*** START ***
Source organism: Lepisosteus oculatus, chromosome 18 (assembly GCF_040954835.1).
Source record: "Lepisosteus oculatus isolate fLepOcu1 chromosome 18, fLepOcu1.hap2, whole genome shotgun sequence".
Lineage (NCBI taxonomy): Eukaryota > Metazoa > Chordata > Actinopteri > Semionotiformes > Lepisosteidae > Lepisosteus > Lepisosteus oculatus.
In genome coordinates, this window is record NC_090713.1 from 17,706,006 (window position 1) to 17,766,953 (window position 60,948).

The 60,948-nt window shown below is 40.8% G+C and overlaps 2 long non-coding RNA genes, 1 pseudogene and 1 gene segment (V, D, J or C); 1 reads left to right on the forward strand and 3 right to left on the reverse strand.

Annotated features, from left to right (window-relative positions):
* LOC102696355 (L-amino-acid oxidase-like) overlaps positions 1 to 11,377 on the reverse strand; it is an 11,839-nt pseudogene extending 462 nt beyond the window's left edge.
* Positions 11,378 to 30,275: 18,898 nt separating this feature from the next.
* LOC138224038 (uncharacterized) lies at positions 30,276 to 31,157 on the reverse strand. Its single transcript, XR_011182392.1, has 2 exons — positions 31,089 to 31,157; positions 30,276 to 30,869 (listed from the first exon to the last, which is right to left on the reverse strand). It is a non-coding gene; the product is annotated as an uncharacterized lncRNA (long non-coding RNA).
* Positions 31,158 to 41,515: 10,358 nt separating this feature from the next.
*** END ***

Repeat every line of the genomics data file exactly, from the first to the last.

Source organism: Lepisosteus oculatus, chromosome 18 (assembly GCF_040954835.1).
Source record: "Lepisosteus oculatus isolate fLepOcu1 chromosome 18, fLepOcu1.hap2, whole genome shotgun sequence".
Lineage (NCBI taxonomy): Eukaryota > Metazoa > Chordata > Actinopteri > Semionotiformes > Lepisosteidae > Lepisosteus > Lepisosteus oculatus.
In genome coordinates, this window is record NC_090713.1 from 17,706,006 (window position 1) to 17,766,953 (window position 60,948).

The 60,948-nt window shown below is 40.8% G+C and overlaps 2 long non-coding RNA genes, 1 pseudogene and 1 gene segment (V, D, J or C); 1 reads left to right on the forward strand and 3 right to left on the reverse strand.

Annotated features, from left to right (window-relative positions):
* LOC102696355 (L-amino-acid oxidase-like) overlaps positions 1 to 11,377 on the reverse strand; it is an 11,839-nt pseudogene extending 462 nt beyond the window's left edge.
* Positions 11,378 to 30,275: 18,898 nt separating this feature from the next.
* LOC138224038 (uncharacterized) lies at positions 30,276 to 31,157 on the reverse strand. Its single transcript, XR_011182392.1, has 2 exons — positions 31,089 to 31,157; positions 30,276 to 30,869 (listed from the first exon to the last, which is right to left on the reverse strand). It is a non-coding gene; the product is annotated as an uncharacterized lncRNA (long non-coding RNA).
* Positions 31,158 to 41,515: 10,358 nt separating this feature from the next.